The 2013 Legislature’s first major tax bill, adapting the state tax code to recent federal tax changes, warrants a backhanded Minnesota compliment: Coulda been worse.
This is a bill that taxpayers and tax preparers around the state have been waiting for. It aligns the state income tax code with most of the changes Congress enacted on New Year’s Day, simplifying preparations for most filers and slightly reducing their tax burden.
The bill, sent to Gov. Mark Dayton Monday for an assured signature, is both a bit tardy and a bit cluttered with partisan add-ons. But until last week, legislators were contemplating further additions that would have led to more delay and taxpayer inconvenience. Many of the ultimately discarded additions were provisions of a tax bill that Dayton vetoed in 2012 but that this newspaper supported. We hope to see them back in good time. Now, with tax-filing season in full swing, is not that time.
The Legislature’s DFL majorities finally picked up the pace. But senators could not resist the temptation to hang a few controversial ornaments on the bill.
The biggest outcry rose over a change in the composition of the governing board of the Iron Range Resources and Rehabilitation Board. Change was needed because redistricting had cost that board a quorum and, consequently, its ability to operate. But House and Senate DFLers differed over how best to amend state statutes to make the board functional again.
By attaching their version to a bill that the House could take or leave but could not amend, senators pulled a procedural power play that left House DFLers spluttering but, ultimately, unwilling to further delay an overdue bill. The episode illustrates that one-party control of the Legislature offers no guarantee of lawmaking harmony.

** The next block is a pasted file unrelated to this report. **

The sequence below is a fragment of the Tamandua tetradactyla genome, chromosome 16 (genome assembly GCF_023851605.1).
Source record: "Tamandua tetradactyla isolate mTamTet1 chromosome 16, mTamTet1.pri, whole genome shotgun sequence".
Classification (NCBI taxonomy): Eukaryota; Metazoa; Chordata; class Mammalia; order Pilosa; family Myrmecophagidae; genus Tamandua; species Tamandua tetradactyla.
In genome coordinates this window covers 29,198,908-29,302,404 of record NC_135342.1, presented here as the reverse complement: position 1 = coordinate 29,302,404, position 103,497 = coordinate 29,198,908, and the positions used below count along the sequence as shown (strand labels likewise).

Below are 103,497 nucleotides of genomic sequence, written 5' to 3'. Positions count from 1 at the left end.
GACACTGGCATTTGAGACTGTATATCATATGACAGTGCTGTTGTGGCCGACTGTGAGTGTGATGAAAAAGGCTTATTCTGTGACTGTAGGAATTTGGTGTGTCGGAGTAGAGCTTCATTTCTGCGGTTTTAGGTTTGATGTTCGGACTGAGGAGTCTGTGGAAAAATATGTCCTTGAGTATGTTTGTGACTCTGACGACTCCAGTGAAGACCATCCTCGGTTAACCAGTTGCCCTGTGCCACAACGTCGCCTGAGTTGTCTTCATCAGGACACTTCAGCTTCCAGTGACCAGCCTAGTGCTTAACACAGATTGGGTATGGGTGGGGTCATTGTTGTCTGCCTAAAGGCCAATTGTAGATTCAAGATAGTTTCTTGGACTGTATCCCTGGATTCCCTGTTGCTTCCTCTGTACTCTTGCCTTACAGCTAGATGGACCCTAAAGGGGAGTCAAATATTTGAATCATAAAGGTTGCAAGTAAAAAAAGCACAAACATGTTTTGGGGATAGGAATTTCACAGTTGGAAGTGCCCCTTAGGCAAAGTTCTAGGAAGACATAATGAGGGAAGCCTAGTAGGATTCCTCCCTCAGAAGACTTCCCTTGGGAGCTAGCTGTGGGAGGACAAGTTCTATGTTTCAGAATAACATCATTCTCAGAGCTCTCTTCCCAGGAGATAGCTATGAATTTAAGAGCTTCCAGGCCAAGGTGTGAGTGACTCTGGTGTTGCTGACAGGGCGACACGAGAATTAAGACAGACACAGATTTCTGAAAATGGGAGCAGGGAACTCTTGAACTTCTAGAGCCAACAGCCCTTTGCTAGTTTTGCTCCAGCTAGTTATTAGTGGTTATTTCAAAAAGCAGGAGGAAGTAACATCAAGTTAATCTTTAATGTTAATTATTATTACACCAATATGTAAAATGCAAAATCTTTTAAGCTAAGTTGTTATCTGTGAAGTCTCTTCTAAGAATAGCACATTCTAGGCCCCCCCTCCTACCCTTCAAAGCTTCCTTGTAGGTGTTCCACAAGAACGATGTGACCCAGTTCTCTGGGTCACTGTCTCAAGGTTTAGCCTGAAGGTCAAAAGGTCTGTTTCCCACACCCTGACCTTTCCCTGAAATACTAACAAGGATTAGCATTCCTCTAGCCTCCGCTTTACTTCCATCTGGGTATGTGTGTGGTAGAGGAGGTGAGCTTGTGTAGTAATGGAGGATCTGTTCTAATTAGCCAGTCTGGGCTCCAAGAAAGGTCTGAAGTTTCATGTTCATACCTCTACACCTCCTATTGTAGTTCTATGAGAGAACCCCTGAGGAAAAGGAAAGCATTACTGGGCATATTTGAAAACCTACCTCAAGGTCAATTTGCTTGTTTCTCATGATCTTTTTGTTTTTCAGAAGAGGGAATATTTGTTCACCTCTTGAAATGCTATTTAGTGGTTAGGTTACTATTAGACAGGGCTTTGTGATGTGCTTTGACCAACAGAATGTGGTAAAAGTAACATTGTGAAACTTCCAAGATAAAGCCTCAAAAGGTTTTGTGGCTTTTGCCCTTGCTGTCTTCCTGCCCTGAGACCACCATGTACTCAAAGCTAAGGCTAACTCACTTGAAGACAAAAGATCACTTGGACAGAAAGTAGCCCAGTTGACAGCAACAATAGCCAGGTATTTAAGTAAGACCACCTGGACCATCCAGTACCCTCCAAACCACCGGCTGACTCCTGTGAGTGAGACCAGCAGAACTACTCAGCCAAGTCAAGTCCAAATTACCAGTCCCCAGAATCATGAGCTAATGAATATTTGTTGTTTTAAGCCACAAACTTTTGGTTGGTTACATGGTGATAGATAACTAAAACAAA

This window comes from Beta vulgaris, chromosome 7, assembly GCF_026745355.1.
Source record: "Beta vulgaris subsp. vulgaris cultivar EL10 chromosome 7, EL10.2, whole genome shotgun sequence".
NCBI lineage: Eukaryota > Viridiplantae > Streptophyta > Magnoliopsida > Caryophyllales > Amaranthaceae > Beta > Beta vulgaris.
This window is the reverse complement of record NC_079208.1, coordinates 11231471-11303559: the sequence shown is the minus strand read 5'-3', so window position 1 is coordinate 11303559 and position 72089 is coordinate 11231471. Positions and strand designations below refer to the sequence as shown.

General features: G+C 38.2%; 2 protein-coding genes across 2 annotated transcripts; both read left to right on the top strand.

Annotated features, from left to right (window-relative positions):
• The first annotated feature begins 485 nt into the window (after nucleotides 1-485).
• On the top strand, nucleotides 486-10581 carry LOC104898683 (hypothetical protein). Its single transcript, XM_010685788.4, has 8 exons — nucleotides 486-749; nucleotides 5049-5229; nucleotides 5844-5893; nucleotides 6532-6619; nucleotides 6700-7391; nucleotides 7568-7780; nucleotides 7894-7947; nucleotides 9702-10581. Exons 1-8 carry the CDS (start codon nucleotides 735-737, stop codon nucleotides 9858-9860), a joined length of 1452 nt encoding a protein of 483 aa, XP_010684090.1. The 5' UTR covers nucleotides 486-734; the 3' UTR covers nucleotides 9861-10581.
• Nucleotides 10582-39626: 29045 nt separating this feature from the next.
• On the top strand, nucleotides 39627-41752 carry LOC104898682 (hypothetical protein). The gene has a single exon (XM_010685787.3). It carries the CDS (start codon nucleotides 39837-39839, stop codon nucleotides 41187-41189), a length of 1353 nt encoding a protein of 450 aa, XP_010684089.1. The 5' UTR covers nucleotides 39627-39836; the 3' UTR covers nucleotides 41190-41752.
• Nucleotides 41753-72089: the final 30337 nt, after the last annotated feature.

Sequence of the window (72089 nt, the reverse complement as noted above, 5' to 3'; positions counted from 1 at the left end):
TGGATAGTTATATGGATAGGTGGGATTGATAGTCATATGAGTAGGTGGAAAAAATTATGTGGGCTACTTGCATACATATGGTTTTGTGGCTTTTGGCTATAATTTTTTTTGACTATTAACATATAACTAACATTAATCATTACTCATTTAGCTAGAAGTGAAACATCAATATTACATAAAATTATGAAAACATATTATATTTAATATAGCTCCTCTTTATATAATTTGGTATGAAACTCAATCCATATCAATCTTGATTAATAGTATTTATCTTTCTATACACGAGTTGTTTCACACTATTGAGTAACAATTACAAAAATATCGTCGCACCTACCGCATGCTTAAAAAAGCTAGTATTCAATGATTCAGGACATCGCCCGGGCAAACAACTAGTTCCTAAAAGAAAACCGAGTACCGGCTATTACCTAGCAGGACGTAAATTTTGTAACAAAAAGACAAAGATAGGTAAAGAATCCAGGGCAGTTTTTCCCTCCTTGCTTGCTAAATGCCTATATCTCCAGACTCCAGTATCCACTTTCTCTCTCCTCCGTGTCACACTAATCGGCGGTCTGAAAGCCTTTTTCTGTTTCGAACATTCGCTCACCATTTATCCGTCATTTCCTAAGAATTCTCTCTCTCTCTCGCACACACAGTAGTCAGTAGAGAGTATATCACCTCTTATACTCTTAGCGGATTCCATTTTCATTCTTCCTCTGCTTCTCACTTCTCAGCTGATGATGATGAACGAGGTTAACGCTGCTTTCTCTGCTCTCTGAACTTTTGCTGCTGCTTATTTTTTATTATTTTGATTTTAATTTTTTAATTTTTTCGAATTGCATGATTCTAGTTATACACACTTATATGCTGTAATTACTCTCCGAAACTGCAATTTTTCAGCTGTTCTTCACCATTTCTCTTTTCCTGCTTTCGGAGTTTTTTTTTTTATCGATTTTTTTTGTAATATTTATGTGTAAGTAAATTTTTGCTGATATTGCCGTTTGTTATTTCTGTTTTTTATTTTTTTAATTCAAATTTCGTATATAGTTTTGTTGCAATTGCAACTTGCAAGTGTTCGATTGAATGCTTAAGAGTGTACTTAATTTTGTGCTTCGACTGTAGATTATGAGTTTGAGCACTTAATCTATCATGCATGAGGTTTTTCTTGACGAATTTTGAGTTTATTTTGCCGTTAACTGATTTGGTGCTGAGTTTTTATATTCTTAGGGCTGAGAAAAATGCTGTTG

Another Senate amendment is more concerning. It repeals a statutory requirement that the federal tax burden be included in a biennial Revenue Department report, due March 1, that measures how the state and local tax load is distributed among Minnesotans across income levels.
That requirement, enacted by Republican majorities in 2011 as part of the shutdown-ending budget agreement with Dayton, has a partisan tinge of its own. It’s expected to show that while upper-income Minnesotans pay a smaller share of their incomes in state and local taxes than do those with middle incomes, their total tax burden with federal taxes included is higher. That information is seen as undercutting Dayton’s argument for higher state income taxes on top earners.
DFLers counter that while the Legislature can control state and local tax burdens, federal tax policy is beyond its reach. True enough, but legislators ought to be informed by the policy decisions made in Washington. And citizens, who feel all three tax bites, deserve to know how the total pain is distributed.
Ideally, the biennial “tax incidence study” would report state and local tax burdens both with and without the federal tax distribution included. Senate taxes chair Rod Skoe, who offered the amendment removing the requirement, said he expects the authors of the study to do just that, using a footnote. But a Revenue Department spokesman could not confirm that a footnote is in the works.
It should be. The people who pay state taxes must pay attention to federal tax policy. It behooves those who set state tax policy to do the same.
An editorial of the Star Tribune (Minneapolis).